Republican Larry Crouse will retire after 19 years in the Washington Legislature, likely setting off a rush of GOP hopefuls in the Spokane Valley district.
Crouse announced Tuesday he plans to retire Dec. 31, halfway through his current term, because of health problems that kept him away from the Legislature for much of the 2013 sessions.
First elected in 1994 and re-elected every two years through 2012, Crouse was the most senior Republican in the House. His retirement will allow a replacement to be appointed to serve out the final year of his term. He said he had planned to serve out his full term until a series of medical problems with his back and legs sidelined him for much of this year’s regular and special sessions.
“I really felt bad last year because I had that unexpected (back) surgery, then I got food poisoning” he said. He later contracted a virus just as he was recovering. “I missed like 150 votes.”
Health problems prompted him in recent years to step back from leadership roles and assume what he called “more of a backup role and a mentor.” In the past, he’d been a leader on energy issues acknowledged by members of both parties.
Sen. Mike Padden, R-Spokane Valley, a longtime friend and legislative ally, called Crouse a tireless worker who will be hard to replace.
“He is truly one of those great public servants who works behind the scenes to make things happen and get things done without worrying about who gets credit,” Padden said in a news release. “That is a quality that we wish we could see in more of our elected officials today.”
Three possible replacements will be nominated by Republican precinct officers in the 4th Legislative District, which has its population base in the Valley. Spokane County commissioners will select one of those three to serve through next November, when the seat will be up for election.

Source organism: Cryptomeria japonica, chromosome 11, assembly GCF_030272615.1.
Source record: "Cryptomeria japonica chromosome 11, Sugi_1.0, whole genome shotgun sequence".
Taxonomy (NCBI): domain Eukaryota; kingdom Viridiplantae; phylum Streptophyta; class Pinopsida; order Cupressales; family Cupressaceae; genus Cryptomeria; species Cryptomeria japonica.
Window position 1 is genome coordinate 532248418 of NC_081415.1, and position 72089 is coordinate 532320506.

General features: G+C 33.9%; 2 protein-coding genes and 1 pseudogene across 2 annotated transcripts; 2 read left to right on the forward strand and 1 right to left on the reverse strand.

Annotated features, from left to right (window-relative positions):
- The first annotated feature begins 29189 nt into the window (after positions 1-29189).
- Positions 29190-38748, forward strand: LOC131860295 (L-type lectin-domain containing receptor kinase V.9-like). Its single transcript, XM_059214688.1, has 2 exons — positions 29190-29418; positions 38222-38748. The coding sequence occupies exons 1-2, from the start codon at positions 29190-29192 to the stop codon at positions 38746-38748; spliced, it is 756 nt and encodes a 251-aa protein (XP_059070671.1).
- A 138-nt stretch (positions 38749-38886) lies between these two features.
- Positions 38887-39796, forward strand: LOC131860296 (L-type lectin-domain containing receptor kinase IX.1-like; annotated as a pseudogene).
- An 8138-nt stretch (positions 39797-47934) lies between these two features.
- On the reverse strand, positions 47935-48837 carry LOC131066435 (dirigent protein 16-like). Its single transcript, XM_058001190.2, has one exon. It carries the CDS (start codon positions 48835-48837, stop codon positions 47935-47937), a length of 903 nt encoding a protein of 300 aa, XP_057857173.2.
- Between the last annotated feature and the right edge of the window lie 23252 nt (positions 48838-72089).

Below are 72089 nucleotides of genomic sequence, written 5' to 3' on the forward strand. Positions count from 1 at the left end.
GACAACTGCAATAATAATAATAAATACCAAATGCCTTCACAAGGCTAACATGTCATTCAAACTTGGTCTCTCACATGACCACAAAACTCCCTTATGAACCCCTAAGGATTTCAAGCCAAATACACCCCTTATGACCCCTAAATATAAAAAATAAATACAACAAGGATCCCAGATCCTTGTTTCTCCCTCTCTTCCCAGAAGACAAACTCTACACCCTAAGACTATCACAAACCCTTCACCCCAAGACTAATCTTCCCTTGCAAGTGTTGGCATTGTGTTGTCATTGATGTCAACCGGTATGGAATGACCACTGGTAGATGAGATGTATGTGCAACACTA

The 4th is a solidly Republican district, and the last time a legislative seat opened through resignation, it set off some extensive political maneuvering to fill the term left by the ailing Sen. Bob McCaslin. Precinct officers put state Rep. Matt Shea at the top of their list, but commissioners selected businessman Jeff Baxter. When Baxter ran for election the next fall, he lost to Padden, a former state representative and district judge.
Crouse said he has been contacted by a half-dozen Republicans in the Valley’s 4th Legislative District who have said they’d be interested in running in 2014 if he stepped down. Former Spokane Valley Mayor Diana Wilhite and Robert B. McCaslin, son of the late senator, have both filed campaign reports with the state Public Disclosure Commission.
He called the would-be candidates to say he was resigning, but he won’t endorse any of them, Crouse said. “They’re all my friends.”
sponsored According to two 2015 surveys, 62 percent of Americans do not have enough savings to handle an unexpected emergency, much less any long-term plans.